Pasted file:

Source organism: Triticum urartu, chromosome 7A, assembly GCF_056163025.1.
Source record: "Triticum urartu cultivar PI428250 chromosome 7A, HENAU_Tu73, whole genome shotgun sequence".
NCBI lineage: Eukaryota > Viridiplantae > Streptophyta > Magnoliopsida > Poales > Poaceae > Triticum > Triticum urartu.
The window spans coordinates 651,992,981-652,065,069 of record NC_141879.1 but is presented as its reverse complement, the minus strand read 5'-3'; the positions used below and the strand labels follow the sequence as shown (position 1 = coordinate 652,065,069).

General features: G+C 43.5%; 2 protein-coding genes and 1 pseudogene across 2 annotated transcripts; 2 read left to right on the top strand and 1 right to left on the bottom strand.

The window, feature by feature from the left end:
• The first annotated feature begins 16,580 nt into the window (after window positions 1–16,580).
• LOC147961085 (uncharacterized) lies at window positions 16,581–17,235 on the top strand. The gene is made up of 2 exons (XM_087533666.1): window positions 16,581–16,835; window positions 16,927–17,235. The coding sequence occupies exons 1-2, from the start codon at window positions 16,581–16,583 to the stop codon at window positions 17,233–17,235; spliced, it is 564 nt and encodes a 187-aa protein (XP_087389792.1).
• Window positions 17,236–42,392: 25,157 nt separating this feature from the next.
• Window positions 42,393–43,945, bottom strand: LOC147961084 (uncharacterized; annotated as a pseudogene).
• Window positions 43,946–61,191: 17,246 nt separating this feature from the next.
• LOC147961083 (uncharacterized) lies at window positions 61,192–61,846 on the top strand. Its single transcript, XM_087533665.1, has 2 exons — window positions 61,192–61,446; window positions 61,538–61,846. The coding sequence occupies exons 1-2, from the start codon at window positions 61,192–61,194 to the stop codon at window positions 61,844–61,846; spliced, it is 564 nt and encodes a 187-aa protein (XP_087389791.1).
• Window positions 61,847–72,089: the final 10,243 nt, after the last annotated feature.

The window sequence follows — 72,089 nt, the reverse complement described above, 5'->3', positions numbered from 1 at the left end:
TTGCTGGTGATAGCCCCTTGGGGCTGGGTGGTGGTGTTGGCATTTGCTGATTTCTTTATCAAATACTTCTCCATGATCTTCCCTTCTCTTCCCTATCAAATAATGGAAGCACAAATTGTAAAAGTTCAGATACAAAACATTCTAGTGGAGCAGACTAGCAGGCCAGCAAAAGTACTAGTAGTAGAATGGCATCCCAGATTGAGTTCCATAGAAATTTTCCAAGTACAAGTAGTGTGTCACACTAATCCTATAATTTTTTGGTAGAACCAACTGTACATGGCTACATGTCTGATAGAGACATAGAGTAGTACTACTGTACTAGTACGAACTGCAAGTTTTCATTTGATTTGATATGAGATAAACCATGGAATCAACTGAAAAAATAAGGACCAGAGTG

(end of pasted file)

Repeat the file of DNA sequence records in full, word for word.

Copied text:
Source organism: Triticum urartu, chromosome 7A, assembly GCF_056163025.1.
Source record: "Triticum urartu cultivar PI428250 chromosome 7A, HENAU_Tu73, whole genome shotgun sequence".
NCBI lineage: Eukaryota > Viridiplantae > Streptophyta > Magnoliopsida > Poales > Poaceae > Triticum > Triticum urartu.
The window spans coordinates 651,992,981-652,065,069 of record NC_141879.1 but is presented as its reverse complement, the minus strand read 5'-3'; the positions used below and the strand labels follow the sequence as shown (position 1 = coordinate 652,065,069).

General features: G+C 43.5%; 2 protein-coding genes and 1 pseudogene across 2 annotated transcripts; 2 read left to right on the top strand and 1 right to left on the bottom strand.

The window, feature by feature from the left end:
• The first annotated feature begins 16,580 nt into the window (after window positions 1–16,580).
• LOC147961085 (uncharacterized) lies at window positions 16,581–17,235 on the top strand. The gene is made up of 2 exons (XM_087533666.1): window positions 16,581–16,835; window positions 16,927–17,235. The coding sequence occupies exons 1-2, from the start codon at window positions 16,581–16,583 to the stop codon at window positions 17,233–17,235; spliced, it is 564 nt and encodes a 187-aa protein (XP_087389792.1).
• Window positions 17,236–42,392: 25,157 nt separating this feature from the next.
• Window positions 42,393–43,945, bottom strand: LOC147961084 (uncharacterized; annotated as a pseudogene).
• Window positions 43,946–61,191: 17,246 nt separating this feature from the next.
• LOC147961083 (uncharacterized) lies at window positions 61,192–61,846 on the top strand. Its single transcript, XM_087533665.1, has 2 exons — window positions 61,192–61,446; window positions 61,538–61,846. The coding sequence occupies exons 1-2, from the start codon at window positions 61,192–61,194 to the stop codon at window positions 61,844–61,846; spliced, it is 564 nt and encodes a 187-aa protein (XP_087389791.1).
• Window positions 61,847–72,089: the final 10,243 nt, after the last annotated feature.

The window sequence follows — 72,089 nt, the reverse complement described above, 5'->3', positions numbered from 1 at the left end:
TTGCTGGTGATAGCCCCTTGGGGCTGGGTGGTGGTGTTGGCATTTGCTGATTTCTTTATCAAATACTTCTCCATGATCTTCCCTTCTCTTCCCTATCAAATAATGGAAGCACAAATTGTAAAAGTTCAGATACAAAACATTCTAGTGGAGCAGACTAGCAGGCCAGCAAAAGTACTAGTAGTAGAATGGCATCCCAGATTGAGTTCCATAGAAATTTTCCAAGTACAAGTAGTGTGTCACACTAATCCTATAATTTTTTGGTAGAACCAACTGTACATGGCTACATGTCTGATAGAGACATAGAGTAGTACTACTGTACTAGTACGAACTGCAAGTTTTCATTTGATTTGATATGAGATAAACCATGGAATCAACTGAAAAAATAAGGACCAGAGTG